It has the stylish looks and has a title reminiscent of a giallo, but it’s more of “a sexy drama with a shamelessly low body count”, according to a friend watching Luciano Ercoli’s 1970 film The Forbidden Photos of a Lady Above Suspicion/(aka LE FOTO PROIBITE DI UNA SIGNORA PER BENE) with me. Amusingly enough, this is someone who dislikes these types of films, but stuck around because of hearing it wasn’t a total gore festival. Shame he didn’t stick around for Torso, but we’ll get to that terrifying classic a few reviews later.
Dagmar Lassender is Minou, a pretty housewife with a pill addiction she can’t quite kick. She runs into trouble after a blackmailer (Simón Andreu) assaults her and alerts her that her husband Peter (Pier Paolo Capponi) has murdered a man and Nicola can help keep things quiet if she meets the blackmailer for, let’s just say some sexytime antics. She does, but things get weird and she calls in a free-spirited friend for some assistance. Uh, wait. That sounds a bit too much like a film with an X rating, huh? What actually happens is her loyal and sexually free as a bird friend Dominique (Nieves Navarro) has some rather shameless photos in her collection and Nicola notices the cad behind the blackmailing is the same in one of the photos… The plot thickens, right?
Well, not so much, folks. This certainly is a super-stylish looking film and yes, indeed, its ladies are stupendously as lovely as can be (the men, eh, not so much). However the suspense is limited to guessing how far the blackmailer will go when a few things are revealed and whether or not Dominque is part of the plans (because it sure seems something is up with her). With a few tweaks. “this could be a Lifetime drama of the week” (I don’t watch that network, I’m loosely quoting that friend from earlier, so I guess he or his wife are fans).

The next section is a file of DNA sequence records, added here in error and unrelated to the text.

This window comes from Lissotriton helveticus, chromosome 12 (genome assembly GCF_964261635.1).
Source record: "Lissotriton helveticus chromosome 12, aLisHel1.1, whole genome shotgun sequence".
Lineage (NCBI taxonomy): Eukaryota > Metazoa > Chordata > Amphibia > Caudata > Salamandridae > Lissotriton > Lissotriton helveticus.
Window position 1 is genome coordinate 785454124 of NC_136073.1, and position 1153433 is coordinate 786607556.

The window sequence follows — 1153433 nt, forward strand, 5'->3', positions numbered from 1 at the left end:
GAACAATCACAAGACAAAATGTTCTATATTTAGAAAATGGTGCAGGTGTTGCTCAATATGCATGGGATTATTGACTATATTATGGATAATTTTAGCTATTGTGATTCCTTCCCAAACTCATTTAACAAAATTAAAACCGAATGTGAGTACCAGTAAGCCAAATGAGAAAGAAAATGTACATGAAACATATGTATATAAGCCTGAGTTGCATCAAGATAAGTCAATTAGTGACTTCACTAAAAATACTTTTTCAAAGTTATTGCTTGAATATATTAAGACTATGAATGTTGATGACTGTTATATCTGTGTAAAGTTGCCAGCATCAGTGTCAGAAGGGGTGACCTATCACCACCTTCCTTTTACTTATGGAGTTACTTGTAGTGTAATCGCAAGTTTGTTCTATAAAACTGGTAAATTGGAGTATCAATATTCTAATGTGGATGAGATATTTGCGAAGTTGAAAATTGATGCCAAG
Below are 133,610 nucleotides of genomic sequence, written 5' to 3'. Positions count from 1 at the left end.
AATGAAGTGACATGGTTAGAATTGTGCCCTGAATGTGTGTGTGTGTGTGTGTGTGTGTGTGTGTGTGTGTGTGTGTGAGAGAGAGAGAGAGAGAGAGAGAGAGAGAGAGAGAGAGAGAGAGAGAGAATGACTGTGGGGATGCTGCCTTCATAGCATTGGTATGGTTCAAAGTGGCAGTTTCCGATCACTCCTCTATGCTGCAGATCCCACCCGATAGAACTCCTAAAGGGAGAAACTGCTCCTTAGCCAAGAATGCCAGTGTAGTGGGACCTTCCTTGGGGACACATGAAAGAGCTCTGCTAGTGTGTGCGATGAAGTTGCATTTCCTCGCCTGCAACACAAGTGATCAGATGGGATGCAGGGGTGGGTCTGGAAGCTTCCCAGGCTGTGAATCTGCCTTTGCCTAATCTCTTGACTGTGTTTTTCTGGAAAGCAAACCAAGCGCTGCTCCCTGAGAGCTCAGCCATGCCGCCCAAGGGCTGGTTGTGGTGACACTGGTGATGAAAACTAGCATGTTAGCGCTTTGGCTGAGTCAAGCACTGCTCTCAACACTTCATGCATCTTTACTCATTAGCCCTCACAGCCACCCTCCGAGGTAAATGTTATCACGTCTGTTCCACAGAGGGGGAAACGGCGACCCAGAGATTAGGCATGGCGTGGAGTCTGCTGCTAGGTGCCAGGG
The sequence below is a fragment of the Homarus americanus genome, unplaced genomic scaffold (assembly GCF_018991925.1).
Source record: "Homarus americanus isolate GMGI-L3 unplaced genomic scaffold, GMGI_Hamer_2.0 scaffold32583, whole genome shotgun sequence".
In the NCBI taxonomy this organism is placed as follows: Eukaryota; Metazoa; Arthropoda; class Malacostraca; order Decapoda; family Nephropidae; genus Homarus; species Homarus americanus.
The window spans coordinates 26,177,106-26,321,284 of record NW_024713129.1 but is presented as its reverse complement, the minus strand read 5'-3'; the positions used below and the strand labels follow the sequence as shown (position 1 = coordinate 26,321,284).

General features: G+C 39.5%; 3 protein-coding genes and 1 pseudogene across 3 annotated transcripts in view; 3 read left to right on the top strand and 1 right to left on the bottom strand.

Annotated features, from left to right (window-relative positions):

Working with a limited budget, Ercoli’s flick is pretty colorful save for some scenes where it needs to go dark for mood. There are some effective scare (fake ones, but they work), a fantastic Ennio Morricone score, and suspense galore as the film’s ending creeps up. But things don’t get jumpy with the scares until the parts when the plot uncovers two surprises you might not have seen coming. Or maybe you did if I guess you watch a lot of Lifetime TV movies. Actually, it’s amusing to see older films like this where DNA evidence wasn’t a thing and finding out who’s been in and out of a home wouldn’t be an issue. Poor Minou needs to go through hell from the authorities at a few points partly thanks to disbelief she’s being stalked.
As usual, Arrow Video has a superb transfer for this film, and has done up some nice features and interviews to add to the fun:
It’s far from a “bad” film, mind you. I’d highly recommend it to those new to the genre who get squeamish at the mere thought of blood (there’s some near the end, but it’s pretty tame stuff) as well as those who have yet to see it. I’d probably also recommend this to Lifetime fans as well, but they way have already seen this in some other form as a modern remake of sorts (heh).
Score: B (80%)
-Review screener courtesy of Arrow Video